The Weekly Newspaper serving the citizens of Morenci, Mich., Fayette, Ohio, and surrounding areas.

  • KayseInField
    IN THE FIELD—2004 Morenci graduate Kayse Onweller works in a test plot of wheat in Texas. She’s part of Bayer CropScience’s North American wheat breeding program based in Nebraska, where she completed post-graduate work in plant breeding and genetics.
  • Front.winner
    REFEREE Camden Miller raises the hand of Morenci Jr. Dawgs wrestler Ryder Ryan as his opponent leaves the mat in disappointment. Morenci’s youth wrestling program served as host for a tournament Saturday morning to raise money for the club. Additional photos are on the back page.
  • Front.bank.2
    SHERWOOD STATE Bank opened its Fayette office at a grand opening Friday morning, drawing a large crowd to view the renovated building. Above, Burt Blue talks to teller Cindy Funk, while his wife, Jackie, looks around the new office. The Blues missed the opening and took a quick tour on Tuesday. Few traces remain of the former grocery store and theater, however, part of the original brick wall still shows in the hallway leading to the back of the building. The drive-through window should be ready for customers later in the month.
  • Front.carry.casket
    CARRYING—Riley Terry (blue jacket) and Mason Vaughn lead the way, carrying an empty casket outside to the hearse waiting at the curb. Morenci juniors and seniors visited Eagle Funeral Home last week to learn about the role of a funeral director and to understand the process of arranging for a funeral.
  • Front.lift
    MORENCI student Dalton McCowan puts everything into a dead lift attempt Saturday morning during the Wyseguy Push/Pull event. Lifters helped raise more than $1,600 for the family of the late Devin Wyse, a former Morenci power-lifter who graduated last year. Commemorative T-shirts are still available by contacting teacher Dan Hoffman.
  • Front.make.three
    FROM THE LEFT, Landon Wilkins, Ryan White and Logan Blaker try out their artistic skills Saturday afternoon at the Morenci PTO’s first Date to Create event. More than 50 people showed up to create decorated planks of wood to hang from rope. The event served as a fund-raiser for miscellaneous PTO projects. Additional photos are on the back of this week’s Observer.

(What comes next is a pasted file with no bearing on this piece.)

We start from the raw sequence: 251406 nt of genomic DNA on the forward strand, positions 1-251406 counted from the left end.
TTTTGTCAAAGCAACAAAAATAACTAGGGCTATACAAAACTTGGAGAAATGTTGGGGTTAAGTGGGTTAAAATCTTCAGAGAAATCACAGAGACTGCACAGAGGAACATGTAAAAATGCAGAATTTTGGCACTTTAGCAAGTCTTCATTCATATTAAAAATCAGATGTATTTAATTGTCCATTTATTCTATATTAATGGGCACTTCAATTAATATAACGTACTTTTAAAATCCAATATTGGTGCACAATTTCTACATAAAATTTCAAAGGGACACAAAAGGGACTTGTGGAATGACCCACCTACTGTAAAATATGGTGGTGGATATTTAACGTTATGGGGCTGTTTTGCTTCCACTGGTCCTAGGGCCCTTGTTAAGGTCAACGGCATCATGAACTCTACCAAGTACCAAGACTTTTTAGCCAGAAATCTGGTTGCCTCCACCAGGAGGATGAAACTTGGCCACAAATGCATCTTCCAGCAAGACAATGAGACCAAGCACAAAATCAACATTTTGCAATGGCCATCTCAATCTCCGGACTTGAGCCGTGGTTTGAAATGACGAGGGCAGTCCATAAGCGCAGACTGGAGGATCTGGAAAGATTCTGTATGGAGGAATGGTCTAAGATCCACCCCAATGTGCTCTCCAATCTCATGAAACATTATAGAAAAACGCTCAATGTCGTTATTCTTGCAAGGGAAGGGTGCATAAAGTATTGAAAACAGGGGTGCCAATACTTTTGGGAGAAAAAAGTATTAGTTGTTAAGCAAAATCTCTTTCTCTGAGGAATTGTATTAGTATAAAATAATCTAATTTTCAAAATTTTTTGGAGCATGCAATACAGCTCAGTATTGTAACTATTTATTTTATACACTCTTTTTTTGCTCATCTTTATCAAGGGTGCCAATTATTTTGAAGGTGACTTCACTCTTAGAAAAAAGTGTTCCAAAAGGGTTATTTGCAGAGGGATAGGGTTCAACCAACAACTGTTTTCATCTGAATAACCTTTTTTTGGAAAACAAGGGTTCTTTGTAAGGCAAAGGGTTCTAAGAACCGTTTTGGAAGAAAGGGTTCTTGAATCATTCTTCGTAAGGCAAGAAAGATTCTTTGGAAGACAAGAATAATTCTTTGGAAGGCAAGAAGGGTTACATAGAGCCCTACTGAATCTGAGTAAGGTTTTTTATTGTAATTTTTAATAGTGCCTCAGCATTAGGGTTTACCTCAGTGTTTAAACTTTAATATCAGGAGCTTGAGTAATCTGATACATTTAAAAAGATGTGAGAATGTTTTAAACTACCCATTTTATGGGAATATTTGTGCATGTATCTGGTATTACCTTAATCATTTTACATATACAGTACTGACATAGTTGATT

• Front.F.office
    NEW OFFICES—Fayette village administrator Steve Blue speaks with tax administrator Genna Biddix at the new front desk of the village office. Village council members voted to use budgeted renovation funds targeted for the old office and instead buy the vacant bank building on the corner of Main and Fayette streets. The old office was sold to Sherwood State Bank. When everything is put into place in the spacious new village office, an open house will be scheduled. Council member David Wheeler donated all of his time needed to make changes in the bank interior to fit the Village’s needs.

Risks and dangers of feeding black bears 6.4

Written by David Green.

By Michigan DNR 

Spring and summer can be very difficult seasons in the life of Michigan’s black bears. They emerge from their dens with depleted energy supplies following a long winter period of inactivity at a time when natural foods are scarce. In addition, bear family groups begin to break up with the onset of breeding activity, which occurs in May and June.

Yearling bear (1½-year-olds) soon realize their mother no longer favors their companionship when her interest turns to breeding. This is especially true for young males, who are aggressively driven away by their mother. In search of their own territory, these young males are most likely to come into contact with humans and create problems.